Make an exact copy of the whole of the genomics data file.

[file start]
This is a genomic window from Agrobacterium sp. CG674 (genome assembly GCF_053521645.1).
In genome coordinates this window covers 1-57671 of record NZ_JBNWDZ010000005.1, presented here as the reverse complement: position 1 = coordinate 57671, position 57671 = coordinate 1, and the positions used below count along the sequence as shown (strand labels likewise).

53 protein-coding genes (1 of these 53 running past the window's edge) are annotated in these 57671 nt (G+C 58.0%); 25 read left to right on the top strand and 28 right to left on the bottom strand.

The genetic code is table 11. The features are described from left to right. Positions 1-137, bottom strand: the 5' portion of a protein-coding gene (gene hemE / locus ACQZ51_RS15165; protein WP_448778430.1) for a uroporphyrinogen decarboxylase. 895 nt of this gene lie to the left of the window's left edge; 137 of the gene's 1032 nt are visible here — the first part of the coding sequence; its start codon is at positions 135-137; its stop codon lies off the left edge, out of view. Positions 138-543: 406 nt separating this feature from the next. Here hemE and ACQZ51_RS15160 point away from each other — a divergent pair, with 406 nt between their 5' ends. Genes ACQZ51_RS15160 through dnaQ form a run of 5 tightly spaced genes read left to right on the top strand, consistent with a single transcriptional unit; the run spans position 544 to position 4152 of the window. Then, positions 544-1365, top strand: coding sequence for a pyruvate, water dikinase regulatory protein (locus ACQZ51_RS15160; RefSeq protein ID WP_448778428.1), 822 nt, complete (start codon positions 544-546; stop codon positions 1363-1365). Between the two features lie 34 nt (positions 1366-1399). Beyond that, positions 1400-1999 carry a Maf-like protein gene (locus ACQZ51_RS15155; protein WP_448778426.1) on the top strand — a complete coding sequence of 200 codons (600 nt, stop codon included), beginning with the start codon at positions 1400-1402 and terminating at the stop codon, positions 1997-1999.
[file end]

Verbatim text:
This is a genomic window from Agrobacterium sp. CG674 (genome assembly GCF_053521645.1).
In genome coordinates this window covers 1-57671 of record NZ_JBNWDZ010000005.1, presented here as the reverse complement: position 1 = coordinate 57671, position 57671 = coordinate 1, and the positions used below count along the sequence as shown (strand labels likewise).

53 protein-coding genes (1 of these 53 running past the window's edge) are annotated in these 57671 nt (G+C 58.0%); 25 read left to right on the top strand and 28 right to left on the bottom strand.

The genetic code is table 11. The features are described from left to right. Positions 1-137, bottom strand: the 5' portion of a protein-coding gene (gene hemE / locus ACQZ51_RS15165; protein WP_448778430.1) for a uroporphyrinogen decarboxylase. 895 nt of this gene lie to the left of the window's left edge; 137 of the gene's 1032 nt are visible here — the first part of the coding sequence; its start codon is at positions 135-137; its stop codon lies off the left edge, out of view. Positions 138-543: 406 nt separating this feature from the next. Here hemE and ACQZ51_RS15160 point away from each other — a divergent pair, with 406 nt between their 5' ends. Genes ACQZ51_RS15160 through dnaQ form a run of 5 tightly spaced genes read left to right on the top strand, consistent with a single transcriptional unit; the run spans position 544 to position 4152 of the window. Then, positions 544-1365, top strand: coding sequence for a pyruvate, water dikinase regulatory protein (locus ACQZ51_RS15160; RefSeq protein ID WP_448778428.1), 822 nt, complete (start codon positions 544-546; stop codon positions 1363-1365). Between the two features lie 34 nt (positions 1366-1399). Beyond that, positions 1400-1999 carry a Maf-like protein gene (locus ACQZ51_RS15155; protein WP_448778426.1) on the top strand — a complete coding sequence of 200 codons (600 nt, stop codon included), beginning with the start codon at positions 1400-1402 and terminating at the stop codon, positions 1997-1999.